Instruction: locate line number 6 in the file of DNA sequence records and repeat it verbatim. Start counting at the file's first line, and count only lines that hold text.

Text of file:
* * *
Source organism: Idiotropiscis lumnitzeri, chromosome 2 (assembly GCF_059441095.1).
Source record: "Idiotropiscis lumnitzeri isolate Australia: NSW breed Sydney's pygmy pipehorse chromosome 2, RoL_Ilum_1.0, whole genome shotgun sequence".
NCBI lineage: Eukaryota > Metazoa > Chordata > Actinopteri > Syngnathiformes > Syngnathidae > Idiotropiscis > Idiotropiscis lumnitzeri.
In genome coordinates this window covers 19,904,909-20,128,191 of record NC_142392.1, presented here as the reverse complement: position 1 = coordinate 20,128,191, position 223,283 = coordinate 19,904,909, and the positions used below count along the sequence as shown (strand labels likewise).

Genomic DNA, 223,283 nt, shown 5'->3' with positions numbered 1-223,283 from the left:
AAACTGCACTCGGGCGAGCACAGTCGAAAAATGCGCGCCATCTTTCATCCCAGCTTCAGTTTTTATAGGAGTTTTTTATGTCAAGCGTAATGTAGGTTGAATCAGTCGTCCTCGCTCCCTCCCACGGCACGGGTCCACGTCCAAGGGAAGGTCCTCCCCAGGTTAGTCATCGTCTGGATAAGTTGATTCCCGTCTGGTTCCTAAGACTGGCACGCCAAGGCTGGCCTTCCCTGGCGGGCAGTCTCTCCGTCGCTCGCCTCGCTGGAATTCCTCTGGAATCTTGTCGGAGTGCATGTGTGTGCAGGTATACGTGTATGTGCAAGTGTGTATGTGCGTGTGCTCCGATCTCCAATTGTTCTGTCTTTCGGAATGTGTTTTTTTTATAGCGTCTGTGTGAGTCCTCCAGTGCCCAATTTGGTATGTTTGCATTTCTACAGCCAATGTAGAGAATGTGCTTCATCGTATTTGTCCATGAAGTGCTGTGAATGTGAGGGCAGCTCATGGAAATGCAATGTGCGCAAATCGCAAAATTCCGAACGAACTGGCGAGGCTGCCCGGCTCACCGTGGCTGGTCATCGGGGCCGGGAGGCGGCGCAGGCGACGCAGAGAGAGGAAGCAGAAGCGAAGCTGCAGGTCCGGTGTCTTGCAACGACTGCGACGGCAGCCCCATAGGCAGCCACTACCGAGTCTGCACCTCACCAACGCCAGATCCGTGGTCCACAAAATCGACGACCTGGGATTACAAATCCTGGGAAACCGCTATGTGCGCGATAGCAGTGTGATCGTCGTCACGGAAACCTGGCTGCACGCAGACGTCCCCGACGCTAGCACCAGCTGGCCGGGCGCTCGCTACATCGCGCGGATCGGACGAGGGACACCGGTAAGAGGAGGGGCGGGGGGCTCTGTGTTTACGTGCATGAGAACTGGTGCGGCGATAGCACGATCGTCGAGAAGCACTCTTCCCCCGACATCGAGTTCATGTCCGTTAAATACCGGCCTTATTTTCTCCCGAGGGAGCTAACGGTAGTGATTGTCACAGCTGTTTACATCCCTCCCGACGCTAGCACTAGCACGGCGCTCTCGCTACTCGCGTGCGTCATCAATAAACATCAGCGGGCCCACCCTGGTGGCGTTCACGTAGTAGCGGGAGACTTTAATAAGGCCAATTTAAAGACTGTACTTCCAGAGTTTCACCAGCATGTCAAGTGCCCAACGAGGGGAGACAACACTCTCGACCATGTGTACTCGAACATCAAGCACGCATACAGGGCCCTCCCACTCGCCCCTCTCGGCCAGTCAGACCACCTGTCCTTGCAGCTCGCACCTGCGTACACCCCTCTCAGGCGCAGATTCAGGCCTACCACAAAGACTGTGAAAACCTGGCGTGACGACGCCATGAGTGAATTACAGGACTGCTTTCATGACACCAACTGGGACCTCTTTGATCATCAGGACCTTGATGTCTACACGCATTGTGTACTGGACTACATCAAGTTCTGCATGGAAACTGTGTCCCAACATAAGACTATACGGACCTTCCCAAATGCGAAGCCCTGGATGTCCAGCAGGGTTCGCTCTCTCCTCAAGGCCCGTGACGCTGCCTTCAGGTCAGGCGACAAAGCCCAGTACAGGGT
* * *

AAACTGCACTCGGGCGAGCACAGTCGAAAAATGCGCGCCATCTTTCATCCCAGCTTCAGTTTTTATAGGAGTTTTTTATGTCAAGCGTAATGTAGGTTGAATCAGTCGTCCTCGCTCCCTCCCACGGCACGGGTCCACGTCCAAGGGAAGGTCCTCCCCAGGTTAGTCATCGTCTGGATAAGTTGATTCCCGTCTGGTTCCTAAGACTGGCACGCCAAGGCTGGCCTTCCCTGGCGGGCAGTCTCTCCGTCGCTCGCCTCGCTGGAATTCCTCTGGAATCTTGTCGGAGTGCATGTGTGTGCAGGTATACGTGTATGTGCAAGTGTGTATGTGCGTGTGCTCCGATCTCCAATTGTTCTGTCTTTCGGAATGTGTTTTTTTTATAGCGTCTGTGTGAGTCCTCCAGTGCCCAATTTGGTATGTTTGCATTTCTACAGCCAATGTAGAGAATGTGCTTCATCGTATTTGTCCATGAAGTGCTGTGAATGTGAGGGCAGCTCATGGAAATGCAATGTGCGCAAATCGCAAAATTCCGAACGAACTGGCGAGGCTGCCCGGCTCACCGTGGCTGGTCATCGGGGCCGGGAGGCGGCGCAGGCGACGCAGAGAGAGGAAGCAGAAGCGAAGCTGCAGGTCCGGTGTCTTGCAACGACTGCGACGGCAGCCCCATAGGCAGCCACTACCGAGTCTGCACCTCACCAACGCCAGATCCGTGGTCCACAAAATCGACGACCTGGGATTACAAATCCTGGGAAACCGCTATGTGCGCGATAGCAGTGTGATCGTCGTCACGGAAACCTGGCTGCACGCAGACGTCCCCGACGCTAGCACCAGCTGGCCGGGCGCTCGCTACATCGCGCGGATCGGACGAGGGACACCGGTAAGAGGAGGGGCGGGGGGCTCTGTGTTTACGTGCATGAGAACTGGTGCGGCGATAGCACGATCGTCGAGAAGCACTCTTCCCCCGACATCGAGTTCATGTCCGTTAAATACCGGCCTTATTTTCTCCCGAGGGAGCTAACGGTAGTGATTGTCACAGCTGTTTACATCCCTCCCGACGCTAGCACTAGCACGGCGCTCTCGCTACTCGCGTGCGTCATCAATAAACATCAGCGGGCCCACCCTGGTGGCGTTCACGTAGTAGCGGGAGACTTTAATAAGGCCAATTTAAAGACTGTACTTCCAGAGTTTCACCAGCATGTCAAGTGCCCAACGAGGGGAGACAACACTCTCGACCATGTGTACTCGAACATCAAGCACGCATACAGGGCCCTCCCACTCGCCCCTCTCGGCCAGTCAGACCACCTGTCCTTGCAGCTCGCACCTGCGTACACCCCTCTCAGGCGCAGATTCAGGCCTACCACAAAGACTGTGAAAACCTGGCGTGACGACGCCATGAGTGAATTACAGGACTGCTTTCATGACACCAACTGGGACCTCTTTGATCATCAGGACCTTGATGTCTACACGCATTGTGTACTGGACTACATCAAGTTCTGCATGGAAACTGTGTCCCAACATAAGACTATACGGACCTTCCCAAATGCGAAGCCCTGGATGTCCAGCAGGGTTCGCTCTCTCCTCAAGGCCCGTGACGCTGCCTTCAGGTCAGGCGACAAAGCCCAGTACAGGGT